Fashion website Couturing has claimed its bloggers were “banned” from using Lenovo tablets at Melbourne Fashion Festival yesterday because Samsung is a sponsor. The Festival disputes the claims.
Jess and Stef Dadon
The fashion website has been using the tablet devices as part of an activation which followed bloggers attending the festival, an activation supported by tech brand Lenovo, which was not a sponsor of the event. The Festival is sponsored by Samsung.
Mumbrella understands the dispute broke out yesterday when bloggers Jess and Stef Dadon of How Two Live attended the National Graduate Showcase for the activation.
The duo are ambassadors for the showcase, which they were also covering on behalf of Couturing. As ambassadors Mumbrella understands that organisers offered the pair Samsung devices and asked not to be filmed using a rival tablet in footage for the website.
Lisa Teh, editor-in-chief of Couturing.com, told Mumbrella: “We have been more than transparent with the festival organisers to work with them on this activation. We have had numerous meetings to make sure that we were working together.
“The PR knew we were coming last night to film and with whom and we actually had various verbal and email correspondence with them about the activation on Wednesday this week, and the issue of us not being able to film the girls with the Tablet last night was not brought up once,” said Teh.
“Seeing that they waited to tell us when we had shot half the segment, and turn our film crew away prior to the runway was extremely disappointing.”
Couturing.com then tweeted they had been “banned” from using the device, with the tweet since being retweeted more than 200 times.
A major challenge for sponsored events is to avoid guerilla marketing stunts where rival brands try to muscle in without paying the organisers.
A statement from VAMFF denied bloggers or media had been banned and reports of particular products being banned were also untrue:
“The Festival can confirm that no accredited bloggers or media have been banned or had their accreditation revoked from attending the events and reporting on the shows.
“Reports of particular products being banned from use at the event are incorrect.
“The Festival has always been known for supporting the blogger community and growth of online with a focussed digital strategy.”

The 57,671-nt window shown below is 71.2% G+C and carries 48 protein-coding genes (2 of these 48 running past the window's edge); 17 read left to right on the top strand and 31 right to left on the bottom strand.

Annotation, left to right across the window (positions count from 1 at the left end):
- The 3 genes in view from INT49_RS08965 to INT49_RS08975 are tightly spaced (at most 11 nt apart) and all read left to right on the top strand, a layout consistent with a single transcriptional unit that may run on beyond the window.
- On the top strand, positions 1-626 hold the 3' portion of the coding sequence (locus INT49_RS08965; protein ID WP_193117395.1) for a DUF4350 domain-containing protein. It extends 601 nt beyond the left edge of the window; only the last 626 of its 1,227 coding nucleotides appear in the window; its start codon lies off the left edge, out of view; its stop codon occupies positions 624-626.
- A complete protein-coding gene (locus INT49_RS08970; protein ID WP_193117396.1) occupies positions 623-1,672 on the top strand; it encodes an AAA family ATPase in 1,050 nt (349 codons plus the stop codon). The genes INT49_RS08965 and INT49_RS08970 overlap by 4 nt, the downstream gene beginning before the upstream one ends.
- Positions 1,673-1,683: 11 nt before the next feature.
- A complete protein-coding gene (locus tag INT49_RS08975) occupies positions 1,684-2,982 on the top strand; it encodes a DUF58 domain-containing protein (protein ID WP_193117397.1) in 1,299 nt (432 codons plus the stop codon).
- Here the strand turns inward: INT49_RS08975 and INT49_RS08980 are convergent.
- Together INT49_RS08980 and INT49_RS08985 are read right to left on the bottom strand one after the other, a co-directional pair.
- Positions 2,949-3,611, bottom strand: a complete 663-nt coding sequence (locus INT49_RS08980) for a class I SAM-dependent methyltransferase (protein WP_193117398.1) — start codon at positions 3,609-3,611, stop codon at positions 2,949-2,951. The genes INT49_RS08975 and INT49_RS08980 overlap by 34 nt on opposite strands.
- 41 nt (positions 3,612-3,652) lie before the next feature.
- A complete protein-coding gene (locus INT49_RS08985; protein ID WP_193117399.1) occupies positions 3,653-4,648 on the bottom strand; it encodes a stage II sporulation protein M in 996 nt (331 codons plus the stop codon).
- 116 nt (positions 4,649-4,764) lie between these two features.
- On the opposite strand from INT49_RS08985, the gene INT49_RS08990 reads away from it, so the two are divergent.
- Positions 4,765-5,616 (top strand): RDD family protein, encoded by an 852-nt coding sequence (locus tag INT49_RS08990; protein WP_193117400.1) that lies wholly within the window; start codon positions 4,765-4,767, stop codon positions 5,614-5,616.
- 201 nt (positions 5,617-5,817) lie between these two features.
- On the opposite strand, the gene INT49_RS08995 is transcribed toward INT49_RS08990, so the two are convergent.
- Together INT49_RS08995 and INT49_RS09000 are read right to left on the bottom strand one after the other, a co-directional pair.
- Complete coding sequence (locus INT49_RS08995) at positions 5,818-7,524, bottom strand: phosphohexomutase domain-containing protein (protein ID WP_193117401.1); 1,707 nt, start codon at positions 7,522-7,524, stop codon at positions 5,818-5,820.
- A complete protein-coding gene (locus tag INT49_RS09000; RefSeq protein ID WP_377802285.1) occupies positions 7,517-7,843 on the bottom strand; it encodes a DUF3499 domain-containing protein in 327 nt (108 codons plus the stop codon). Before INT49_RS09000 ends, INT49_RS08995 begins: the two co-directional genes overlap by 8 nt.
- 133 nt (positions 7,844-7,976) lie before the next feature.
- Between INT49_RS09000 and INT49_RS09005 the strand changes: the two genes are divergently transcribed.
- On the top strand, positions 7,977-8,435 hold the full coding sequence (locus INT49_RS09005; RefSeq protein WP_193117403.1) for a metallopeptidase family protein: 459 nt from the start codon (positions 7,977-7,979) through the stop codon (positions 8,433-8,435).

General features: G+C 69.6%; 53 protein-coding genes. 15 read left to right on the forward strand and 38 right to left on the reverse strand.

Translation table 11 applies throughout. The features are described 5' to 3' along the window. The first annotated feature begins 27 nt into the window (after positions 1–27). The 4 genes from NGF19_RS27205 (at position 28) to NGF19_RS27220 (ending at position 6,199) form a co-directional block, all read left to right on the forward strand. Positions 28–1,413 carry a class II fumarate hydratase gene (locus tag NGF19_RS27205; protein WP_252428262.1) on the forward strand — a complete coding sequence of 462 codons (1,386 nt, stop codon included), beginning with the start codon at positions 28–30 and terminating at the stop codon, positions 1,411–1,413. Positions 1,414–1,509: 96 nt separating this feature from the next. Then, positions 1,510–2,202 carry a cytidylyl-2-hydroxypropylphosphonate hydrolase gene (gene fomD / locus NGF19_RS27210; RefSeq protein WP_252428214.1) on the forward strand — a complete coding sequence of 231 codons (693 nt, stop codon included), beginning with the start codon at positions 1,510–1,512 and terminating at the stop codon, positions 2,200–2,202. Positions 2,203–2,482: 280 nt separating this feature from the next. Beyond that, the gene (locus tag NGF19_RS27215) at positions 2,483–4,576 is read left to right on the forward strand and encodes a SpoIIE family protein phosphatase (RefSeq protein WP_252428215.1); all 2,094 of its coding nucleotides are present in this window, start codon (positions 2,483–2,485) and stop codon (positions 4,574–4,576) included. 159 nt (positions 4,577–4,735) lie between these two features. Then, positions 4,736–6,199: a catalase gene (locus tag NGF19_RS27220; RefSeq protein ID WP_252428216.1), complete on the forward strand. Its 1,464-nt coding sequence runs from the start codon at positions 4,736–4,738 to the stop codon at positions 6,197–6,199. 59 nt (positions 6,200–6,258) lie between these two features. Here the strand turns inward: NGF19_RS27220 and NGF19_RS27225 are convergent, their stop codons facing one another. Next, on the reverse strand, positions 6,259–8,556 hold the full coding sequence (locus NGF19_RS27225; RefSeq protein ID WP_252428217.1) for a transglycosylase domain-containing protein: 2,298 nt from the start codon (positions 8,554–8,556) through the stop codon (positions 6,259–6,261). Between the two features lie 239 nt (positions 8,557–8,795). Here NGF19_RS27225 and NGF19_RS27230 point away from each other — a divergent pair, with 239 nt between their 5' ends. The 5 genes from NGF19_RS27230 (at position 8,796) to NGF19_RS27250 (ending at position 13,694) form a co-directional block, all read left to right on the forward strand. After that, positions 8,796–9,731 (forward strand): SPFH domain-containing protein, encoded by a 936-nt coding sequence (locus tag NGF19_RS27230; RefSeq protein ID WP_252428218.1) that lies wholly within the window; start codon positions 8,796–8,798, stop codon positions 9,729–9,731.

Mumbrella understands VAMFF had concerns with Couturing.com’s coverage of the event, due to a belief the editorial on the site was using guerrilla marketing techniques to insert Lenovo’s brand into the Samsung sponsored event.
“We can’t assume that this wouldn’t have happened if they weren’t ambassadors. They tried to block us yesterday on misunderstood T&C’s (which we had our lawyer review, who claimed we were not in breach). Yesterday was just their newest tactic to have this activation blocked,” said Teh in an email to Mumbrella.
Couturing.com have argued the “ban” was a a result of their campaign being more “successful than Samsung’s campaign”.
“Our campaign supported by Lenovo has been more successful than Samsung’s campaign that’s why Samsung has had issues. Samsung originally promoted the #VAMFF hashtag a few days earlier in the week then stopped when our social media noise eclipsed theirs,” said Teh.
“From our reports, branded mentions of Lenovo on the #VAMFF hashtag were 5.3x the amount of Samsung. We can definitely understand why we’ve received so much push-back, our stories are making too much noise.”
Emma Lo Russo, CEO of Digivizer, Lenovo ANZ’s social web analytics company, told Mumbrella in a statement: “This may be a world first where a single technology brand, the Lenovo Yoga Tablet 2, has been called out and banned from an event for being too successful. No other brand was similarly maltreated.
“It seems a shame that the great work done by Couturing and its team of bloggers in shining a light on what’s wonderful in Australian fashion should now be at the centre of a storm in a social tea cup. Let’s not forget that individuals choose their media sources, their brands and their content. Anyone thinking otherwise is surely misguided.”
Couturing.com had been filming bloggers attending the festival and editing the content overnight before posting it online the next morning.
“At the end of the day, we are all here to do the same thing, promote the designers. It’s just a shame that they stopped us from doing that last night when we are one of the site’s which has given the festival the most coverage and our activation was creating much needed buzz and hype for festival,” said Teh.